A touch of mobility – By Dave Mc Crea

 In Articles, Blog


As CrossFitters we are constantly reminded of the importance of mobility but for many of us we see mobility as an additional chore to the already grueling 1 hour sessions we love to challenge ourselves too. How can we approach and view mobility differently?

What is the importance of mobility?

For a beginner, mobility can be the fastest route to progression. Often as beginners starting CrossFit, muscle groups that are never used are called into action. Some simple maintenance work whether it is foam rolling or stretching exercises will allow the opening of joints and mobilisation of musculature, which is now being placed under new strains. An improved range of motion can lead to better competency in the major lifts, which can therefore increase your work capacity and allow you to ramp up the intensity that we all seem to crave in class. On top of this it will aid our recovery and simply improve our standard of daily living by avoiding aches and pains we can all suffer from.

For CrossFit athletes it can make a huge difference. For some it may be the one major pitfall in their ability. A lack of range of motion can stunt their progress in Olympic lifts and high skilled gymnastic exercises such as pistols and handstand walks. For those who have no major mobility issues, improved mobility will again only improve their work capacity during class by allowing them to get into better positions during lifts, which will in return result in higher efficiency and more repetitions.

A change of perspective of mobility:

Everybody in a CrossFit gym has goals, regardless. Whether our goal is to go to the games, loose weight or just be healthy we all seek the extra bit of knowledge that may help us. We’ve all looked at our training (hence the CrossFit), most will then have looked at nutrition especially if our goal is weight loss or performance based. So why neglect mobility? Mobility now needs to be seen as important as our training and nutrition in our greater training experience. We all need to establish the link between mobility and our ability to train and progress over time.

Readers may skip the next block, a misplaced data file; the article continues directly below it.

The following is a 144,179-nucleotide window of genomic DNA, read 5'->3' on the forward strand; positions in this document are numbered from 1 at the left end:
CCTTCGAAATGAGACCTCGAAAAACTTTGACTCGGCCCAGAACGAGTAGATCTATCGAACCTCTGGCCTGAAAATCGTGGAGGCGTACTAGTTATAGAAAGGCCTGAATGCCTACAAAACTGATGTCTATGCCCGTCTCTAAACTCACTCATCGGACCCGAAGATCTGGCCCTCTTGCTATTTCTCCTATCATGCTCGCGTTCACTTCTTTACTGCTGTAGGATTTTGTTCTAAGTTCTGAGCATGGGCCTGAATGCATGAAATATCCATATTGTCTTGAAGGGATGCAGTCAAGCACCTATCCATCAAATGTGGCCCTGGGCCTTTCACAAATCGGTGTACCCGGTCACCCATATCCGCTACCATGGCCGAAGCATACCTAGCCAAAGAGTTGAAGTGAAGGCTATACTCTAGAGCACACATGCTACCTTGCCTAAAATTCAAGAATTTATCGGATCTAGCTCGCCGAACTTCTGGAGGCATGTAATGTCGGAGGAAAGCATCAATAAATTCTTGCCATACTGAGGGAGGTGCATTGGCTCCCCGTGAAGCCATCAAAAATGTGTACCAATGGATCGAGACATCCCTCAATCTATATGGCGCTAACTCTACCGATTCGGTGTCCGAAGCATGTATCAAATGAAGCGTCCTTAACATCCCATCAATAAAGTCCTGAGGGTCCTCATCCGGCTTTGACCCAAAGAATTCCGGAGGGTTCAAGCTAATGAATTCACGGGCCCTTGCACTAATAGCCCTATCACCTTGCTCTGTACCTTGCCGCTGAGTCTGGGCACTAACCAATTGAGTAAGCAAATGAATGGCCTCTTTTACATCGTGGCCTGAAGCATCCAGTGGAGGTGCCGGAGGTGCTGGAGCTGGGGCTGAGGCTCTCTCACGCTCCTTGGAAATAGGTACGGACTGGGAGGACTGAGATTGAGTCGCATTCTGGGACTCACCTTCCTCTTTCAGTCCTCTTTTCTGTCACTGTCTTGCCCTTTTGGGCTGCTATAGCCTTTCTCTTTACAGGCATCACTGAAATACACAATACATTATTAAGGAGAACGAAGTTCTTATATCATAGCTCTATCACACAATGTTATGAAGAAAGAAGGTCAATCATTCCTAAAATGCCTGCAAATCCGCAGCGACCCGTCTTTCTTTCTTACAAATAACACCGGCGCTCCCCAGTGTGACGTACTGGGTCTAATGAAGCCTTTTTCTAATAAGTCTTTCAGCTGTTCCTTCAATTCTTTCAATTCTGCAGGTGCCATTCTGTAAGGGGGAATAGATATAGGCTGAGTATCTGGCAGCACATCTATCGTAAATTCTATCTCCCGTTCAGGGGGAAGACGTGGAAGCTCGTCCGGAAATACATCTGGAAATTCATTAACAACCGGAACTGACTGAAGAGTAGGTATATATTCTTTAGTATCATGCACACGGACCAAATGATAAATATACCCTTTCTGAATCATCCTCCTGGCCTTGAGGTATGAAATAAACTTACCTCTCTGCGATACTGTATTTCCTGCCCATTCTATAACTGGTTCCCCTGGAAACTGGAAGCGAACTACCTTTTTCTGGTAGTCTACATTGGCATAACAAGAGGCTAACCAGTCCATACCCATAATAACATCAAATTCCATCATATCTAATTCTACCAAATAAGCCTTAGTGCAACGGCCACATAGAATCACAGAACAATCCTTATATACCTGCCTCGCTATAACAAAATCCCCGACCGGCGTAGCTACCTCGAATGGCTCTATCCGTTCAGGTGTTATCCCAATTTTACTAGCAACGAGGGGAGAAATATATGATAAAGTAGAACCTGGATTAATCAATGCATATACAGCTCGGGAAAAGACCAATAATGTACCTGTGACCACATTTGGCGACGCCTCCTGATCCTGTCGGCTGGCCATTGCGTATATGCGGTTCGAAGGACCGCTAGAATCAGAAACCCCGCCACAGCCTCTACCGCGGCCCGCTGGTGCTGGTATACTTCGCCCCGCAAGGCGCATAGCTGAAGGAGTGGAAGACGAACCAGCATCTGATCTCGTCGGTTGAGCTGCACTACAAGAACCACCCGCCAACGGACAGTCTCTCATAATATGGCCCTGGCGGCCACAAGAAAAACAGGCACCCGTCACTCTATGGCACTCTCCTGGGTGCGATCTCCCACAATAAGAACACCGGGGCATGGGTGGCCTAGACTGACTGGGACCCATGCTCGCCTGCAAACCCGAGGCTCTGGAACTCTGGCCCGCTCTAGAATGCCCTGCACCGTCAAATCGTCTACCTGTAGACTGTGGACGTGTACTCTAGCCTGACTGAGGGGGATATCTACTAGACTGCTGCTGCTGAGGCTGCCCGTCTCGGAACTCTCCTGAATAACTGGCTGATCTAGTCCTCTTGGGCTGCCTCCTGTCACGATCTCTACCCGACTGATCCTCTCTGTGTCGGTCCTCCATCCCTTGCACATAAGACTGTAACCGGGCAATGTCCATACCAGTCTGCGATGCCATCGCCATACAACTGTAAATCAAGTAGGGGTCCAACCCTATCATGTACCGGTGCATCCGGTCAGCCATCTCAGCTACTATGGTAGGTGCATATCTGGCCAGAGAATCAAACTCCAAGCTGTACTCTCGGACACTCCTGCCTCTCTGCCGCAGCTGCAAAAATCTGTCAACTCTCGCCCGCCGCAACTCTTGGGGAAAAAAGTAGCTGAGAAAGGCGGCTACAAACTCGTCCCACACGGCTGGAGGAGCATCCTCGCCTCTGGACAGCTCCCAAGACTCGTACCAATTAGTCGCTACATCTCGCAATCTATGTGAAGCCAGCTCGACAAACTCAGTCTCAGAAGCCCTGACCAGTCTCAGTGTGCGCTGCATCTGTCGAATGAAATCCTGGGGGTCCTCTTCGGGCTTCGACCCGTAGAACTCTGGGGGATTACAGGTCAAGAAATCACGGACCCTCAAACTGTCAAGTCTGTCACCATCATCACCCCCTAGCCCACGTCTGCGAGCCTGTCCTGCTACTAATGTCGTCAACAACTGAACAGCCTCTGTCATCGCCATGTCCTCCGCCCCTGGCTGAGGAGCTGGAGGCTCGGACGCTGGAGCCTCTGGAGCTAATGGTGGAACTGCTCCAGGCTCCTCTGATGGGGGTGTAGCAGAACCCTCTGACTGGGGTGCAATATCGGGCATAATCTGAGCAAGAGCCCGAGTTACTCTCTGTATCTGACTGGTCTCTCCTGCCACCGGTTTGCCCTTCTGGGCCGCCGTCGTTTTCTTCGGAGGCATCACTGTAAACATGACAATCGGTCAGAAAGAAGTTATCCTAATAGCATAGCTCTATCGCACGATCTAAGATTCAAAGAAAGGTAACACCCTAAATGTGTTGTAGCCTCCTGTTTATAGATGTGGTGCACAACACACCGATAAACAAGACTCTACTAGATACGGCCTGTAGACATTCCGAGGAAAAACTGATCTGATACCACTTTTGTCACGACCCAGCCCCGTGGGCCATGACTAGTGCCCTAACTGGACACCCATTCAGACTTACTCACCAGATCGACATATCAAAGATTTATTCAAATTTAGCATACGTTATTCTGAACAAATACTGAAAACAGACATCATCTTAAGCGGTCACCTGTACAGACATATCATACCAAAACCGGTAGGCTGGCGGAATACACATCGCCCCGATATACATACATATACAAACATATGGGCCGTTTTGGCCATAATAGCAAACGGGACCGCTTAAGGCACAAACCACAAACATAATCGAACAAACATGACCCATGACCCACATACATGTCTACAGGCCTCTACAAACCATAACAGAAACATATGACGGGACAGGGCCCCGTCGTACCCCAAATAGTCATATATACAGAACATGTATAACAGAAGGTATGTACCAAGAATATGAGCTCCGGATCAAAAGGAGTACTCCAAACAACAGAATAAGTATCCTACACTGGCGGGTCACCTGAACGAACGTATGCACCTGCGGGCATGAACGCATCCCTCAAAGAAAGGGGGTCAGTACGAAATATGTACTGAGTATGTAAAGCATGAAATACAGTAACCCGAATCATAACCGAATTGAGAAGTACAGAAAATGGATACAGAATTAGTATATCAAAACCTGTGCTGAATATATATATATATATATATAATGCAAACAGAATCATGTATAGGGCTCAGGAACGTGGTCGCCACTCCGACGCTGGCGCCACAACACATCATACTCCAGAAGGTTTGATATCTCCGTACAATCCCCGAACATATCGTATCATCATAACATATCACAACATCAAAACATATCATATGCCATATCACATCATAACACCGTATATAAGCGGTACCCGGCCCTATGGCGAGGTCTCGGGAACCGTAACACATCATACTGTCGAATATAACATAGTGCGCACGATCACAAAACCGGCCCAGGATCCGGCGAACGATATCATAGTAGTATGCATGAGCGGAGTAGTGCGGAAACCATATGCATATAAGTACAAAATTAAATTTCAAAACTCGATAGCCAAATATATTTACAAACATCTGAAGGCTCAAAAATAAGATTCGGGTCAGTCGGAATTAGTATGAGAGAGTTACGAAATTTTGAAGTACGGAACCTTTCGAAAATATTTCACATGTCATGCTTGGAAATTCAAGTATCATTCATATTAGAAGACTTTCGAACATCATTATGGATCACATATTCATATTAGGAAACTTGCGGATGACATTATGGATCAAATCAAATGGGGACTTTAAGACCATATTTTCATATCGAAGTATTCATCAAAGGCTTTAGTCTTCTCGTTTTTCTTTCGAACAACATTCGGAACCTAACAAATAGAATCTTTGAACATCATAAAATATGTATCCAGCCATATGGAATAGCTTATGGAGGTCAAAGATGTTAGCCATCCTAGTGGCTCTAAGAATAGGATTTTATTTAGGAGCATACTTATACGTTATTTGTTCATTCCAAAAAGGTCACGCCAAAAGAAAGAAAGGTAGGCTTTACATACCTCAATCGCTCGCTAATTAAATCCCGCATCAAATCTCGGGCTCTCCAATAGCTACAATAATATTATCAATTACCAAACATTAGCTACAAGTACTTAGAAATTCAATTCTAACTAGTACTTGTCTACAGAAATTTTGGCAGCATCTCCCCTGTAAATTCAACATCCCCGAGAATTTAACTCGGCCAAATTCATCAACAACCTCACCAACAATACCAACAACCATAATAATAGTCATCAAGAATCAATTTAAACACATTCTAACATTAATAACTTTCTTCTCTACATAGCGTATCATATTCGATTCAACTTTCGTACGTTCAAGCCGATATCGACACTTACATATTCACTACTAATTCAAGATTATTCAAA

So, what can I do to improve my mobility?

Obviously, everybody is different and mobility issues will vary. However some simple tactics can be deployed to address mobility easily.

1. All strength sessions during class will have a decent rest period programmed between sets. Use this time to work on a mobility exercise specific to the movement that is being trained. We all focus greatly on what we are doing during our lifts and the WOD, so why not focus on our rest periods also?
2. Make use of the designated mobility area before and after class. Grab a foam roller and roll out any major muscle groups that have been used or will be used in the class, there is nothing stopping you having a chat while foam rolling!
3. Talk to your coach, if you’ve identified an issue and don’t know how to fix it, ask coaches for such exercises. Likewise, if your not sure of a mobility issue your coach will have a clearer idea of what you need to work on.

For those looking to fix a few mobility issues I will link a few videos at the bottom of this article for specific muscle groups. They are all only about 5 minutes long, take about 5 minutes to do yourselves and can really help you out!

Shoulder/Scapular mobility:

Hip mobility:

Ankle Mobility:

Thanks guys!

Dave McCrea

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